Monday, December 22, 2008

Measuring soil micro-organisms

Soil in the dry valleys of Antarctica is a hard place to live. It is very cold and very dry. There's not a lot of water available, and most of it is frozen. There's also not a lot of food to eat. But, believe it or not, there are organisms that can live in such a harsh environment. The organisms living in the soil here are all microscopic. That means they are too small to see with your naked eye. But, they are definitely there! We are interested in studying how these organisms change the nutrients in the soil. It's important to know how they change the nutrients because these nutrients are needed by all living things.

Because the soil organisms are so small, it's very hard to study what they do. You can't watch them individually unless you remove them from the soil and look at them under a VERY powerful microscope. So we have to use other ways to measure what the micro-organisms are doing.

One of the ways we measure what organisms do is by measuring their respiration. When living things (including people) breathe, we exhale carbon dioxide. If we're sitting still, we breathe very slowly and exhale small amounts of carbon dioxide. If we are very active and run around a lot, we breathe faster and exhale more carbon dioxide. A whole classroom of people running around can exhale more total carbon dioxide than just one person. So, more carbon dioxide is exhaled by larger numbers of more active organisms.

The soil micro-organisms in Antarctica work the same way. If we measure how much carbon dioxide is being produced in the soil, we can guess how many micro-organisms there are and how active they are. More carbon dioxide being produced would mean there are more active micro-organisms.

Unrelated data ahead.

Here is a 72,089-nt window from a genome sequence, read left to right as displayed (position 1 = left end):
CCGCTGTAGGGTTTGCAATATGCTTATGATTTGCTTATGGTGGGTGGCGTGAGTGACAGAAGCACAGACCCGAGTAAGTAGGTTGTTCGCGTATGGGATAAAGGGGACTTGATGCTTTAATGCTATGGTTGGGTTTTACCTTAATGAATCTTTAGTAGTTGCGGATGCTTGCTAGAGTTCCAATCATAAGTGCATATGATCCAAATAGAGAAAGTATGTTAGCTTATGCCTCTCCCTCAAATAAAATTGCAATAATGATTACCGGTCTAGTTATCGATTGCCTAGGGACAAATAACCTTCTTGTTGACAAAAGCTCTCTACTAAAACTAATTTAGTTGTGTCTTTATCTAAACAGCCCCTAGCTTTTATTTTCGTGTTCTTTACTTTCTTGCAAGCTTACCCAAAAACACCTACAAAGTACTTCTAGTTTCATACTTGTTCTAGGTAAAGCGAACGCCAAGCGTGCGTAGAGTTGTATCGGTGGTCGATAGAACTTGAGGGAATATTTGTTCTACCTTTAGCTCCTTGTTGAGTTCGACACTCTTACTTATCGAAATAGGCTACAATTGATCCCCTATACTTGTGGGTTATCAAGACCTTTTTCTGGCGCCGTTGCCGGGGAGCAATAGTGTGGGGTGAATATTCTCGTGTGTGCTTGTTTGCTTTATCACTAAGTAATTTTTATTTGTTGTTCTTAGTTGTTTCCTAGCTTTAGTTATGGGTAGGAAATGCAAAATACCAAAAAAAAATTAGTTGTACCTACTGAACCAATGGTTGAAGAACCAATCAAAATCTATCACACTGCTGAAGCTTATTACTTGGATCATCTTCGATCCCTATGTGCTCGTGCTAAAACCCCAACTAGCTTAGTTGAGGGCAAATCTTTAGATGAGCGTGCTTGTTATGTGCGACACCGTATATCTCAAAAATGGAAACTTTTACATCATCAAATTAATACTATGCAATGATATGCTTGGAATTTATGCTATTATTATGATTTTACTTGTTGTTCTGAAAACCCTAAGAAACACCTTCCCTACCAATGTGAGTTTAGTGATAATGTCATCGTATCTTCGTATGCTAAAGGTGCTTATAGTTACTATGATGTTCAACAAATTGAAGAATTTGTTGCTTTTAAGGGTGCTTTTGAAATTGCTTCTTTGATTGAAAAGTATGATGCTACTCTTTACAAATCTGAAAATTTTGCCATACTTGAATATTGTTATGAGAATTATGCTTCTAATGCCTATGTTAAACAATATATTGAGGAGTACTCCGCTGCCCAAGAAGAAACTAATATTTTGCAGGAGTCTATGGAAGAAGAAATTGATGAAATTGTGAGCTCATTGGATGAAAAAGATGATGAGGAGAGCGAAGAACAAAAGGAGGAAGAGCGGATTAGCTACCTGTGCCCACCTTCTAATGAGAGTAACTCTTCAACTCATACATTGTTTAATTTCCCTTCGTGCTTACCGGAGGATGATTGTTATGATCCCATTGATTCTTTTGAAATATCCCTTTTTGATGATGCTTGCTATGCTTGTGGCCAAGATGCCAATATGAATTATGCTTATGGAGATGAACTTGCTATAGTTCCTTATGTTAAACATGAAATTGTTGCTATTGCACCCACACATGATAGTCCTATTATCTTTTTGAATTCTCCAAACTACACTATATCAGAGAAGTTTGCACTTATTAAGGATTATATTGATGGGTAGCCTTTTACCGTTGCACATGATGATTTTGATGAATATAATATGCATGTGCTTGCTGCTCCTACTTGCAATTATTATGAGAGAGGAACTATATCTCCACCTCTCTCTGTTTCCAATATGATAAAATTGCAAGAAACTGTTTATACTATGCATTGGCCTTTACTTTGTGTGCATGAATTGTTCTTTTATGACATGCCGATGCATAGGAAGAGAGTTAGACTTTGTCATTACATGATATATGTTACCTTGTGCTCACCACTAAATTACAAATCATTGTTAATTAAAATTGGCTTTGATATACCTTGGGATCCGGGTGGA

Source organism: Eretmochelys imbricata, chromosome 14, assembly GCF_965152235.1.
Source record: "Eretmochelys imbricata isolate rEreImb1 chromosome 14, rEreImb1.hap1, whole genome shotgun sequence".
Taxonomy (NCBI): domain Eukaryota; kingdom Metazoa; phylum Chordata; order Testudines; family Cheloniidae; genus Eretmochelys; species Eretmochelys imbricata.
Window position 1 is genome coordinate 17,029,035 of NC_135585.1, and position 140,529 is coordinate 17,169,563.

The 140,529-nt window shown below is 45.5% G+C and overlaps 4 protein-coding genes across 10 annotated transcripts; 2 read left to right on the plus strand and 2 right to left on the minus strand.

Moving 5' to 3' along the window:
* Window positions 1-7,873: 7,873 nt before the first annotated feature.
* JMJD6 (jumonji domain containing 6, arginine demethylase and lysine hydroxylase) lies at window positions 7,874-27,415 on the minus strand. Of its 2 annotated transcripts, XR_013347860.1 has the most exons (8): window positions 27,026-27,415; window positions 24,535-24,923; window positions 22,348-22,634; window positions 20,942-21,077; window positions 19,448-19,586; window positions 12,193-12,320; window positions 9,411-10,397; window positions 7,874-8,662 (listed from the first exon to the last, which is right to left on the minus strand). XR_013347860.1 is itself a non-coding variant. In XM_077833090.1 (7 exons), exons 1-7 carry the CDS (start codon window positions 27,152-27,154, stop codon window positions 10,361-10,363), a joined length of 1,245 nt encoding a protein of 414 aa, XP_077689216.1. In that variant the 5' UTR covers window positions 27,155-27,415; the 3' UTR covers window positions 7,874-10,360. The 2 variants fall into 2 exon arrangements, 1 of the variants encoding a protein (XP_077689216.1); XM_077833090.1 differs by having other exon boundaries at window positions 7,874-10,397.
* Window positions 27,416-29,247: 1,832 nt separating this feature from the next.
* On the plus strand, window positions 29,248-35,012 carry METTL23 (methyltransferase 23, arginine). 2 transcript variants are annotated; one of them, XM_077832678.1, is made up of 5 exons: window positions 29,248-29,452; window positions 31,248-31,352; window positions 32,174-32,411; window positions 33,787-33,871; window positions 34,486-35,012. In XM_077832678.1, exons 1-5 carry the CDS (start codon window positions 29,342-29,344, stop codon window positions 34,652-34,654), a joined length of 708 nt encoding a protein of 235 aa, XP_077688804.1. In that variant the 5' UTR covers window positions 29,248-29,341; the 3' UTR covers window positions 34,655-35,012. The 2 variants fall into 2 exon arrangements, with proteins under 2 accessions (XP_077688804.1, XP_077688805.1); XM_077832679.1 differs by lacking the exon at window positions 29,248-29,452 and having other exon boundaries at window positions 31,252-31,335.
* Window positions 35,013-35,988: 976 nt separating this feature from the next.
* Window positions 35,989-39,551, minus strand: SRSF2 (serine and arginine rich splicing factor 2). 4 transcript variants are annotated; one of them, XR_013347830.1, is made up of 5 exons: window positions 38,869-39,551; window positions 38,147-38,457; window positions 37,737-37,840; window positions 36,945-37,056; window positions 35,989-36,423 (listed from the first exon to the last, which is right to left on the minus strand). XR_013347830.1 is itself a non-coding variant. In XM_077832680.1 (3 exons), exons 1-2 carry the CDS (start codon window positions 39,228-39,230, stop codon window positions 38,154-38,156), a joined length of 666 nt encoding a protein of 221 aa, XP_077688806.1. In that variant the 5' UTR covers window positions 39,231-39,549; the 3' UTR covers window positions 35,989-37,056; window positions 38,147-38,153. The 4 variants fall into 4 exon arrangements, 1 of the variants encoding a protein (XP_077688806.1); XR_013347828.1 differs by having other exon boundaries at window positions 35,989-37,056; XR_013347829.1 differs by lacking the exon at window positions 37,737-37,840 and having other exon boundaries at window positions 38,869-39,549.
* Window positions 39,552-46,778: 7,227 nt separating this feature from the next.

We have a fancy machine that helps us measure carbon dioxide in the soil. We nest it over the soil, and it measures how fast the amount of carbon dioxide changes over that patch of soil. It's called an IRGA. Here's me using it:
I am interested in knowing how the amount of carbon dioxide changes if you change the amount of water in the soil. So, I've been measuring carbon dioxide near the lake, where the soil is very wet. As I move the machine farther from the lake edge, the soil gets drier. So by moving the IRGA farther and farther from the lake each day, I am finding out how carbon dioxide respired by micro-organisms changes from wet to dry soil. In this picture, I'm making a measurement pretty close to the lake edge. Today, we moved it several meters farther back, where the soil is less wet. Tomorrow, we will move it even farther away where the soil is very dry. From the information we collect, we will know much is being breathed out by the soil micro-organisms as you go from wet to dry soils. That will let us estimate how many organisms they are and how active they are.

That is one of the ways we measure soil micro-organisms. There are many other things we do to measure what's living in the soil, but that will have to wait for another post!


  1. so what are the organisms that live there?

  2. There are microbes like bacteria and fungi, as well as microscopic invertebrates like nematodes, rotifers, collembola, and mites. Check out the entry on Dec 30, 2007 for a better description.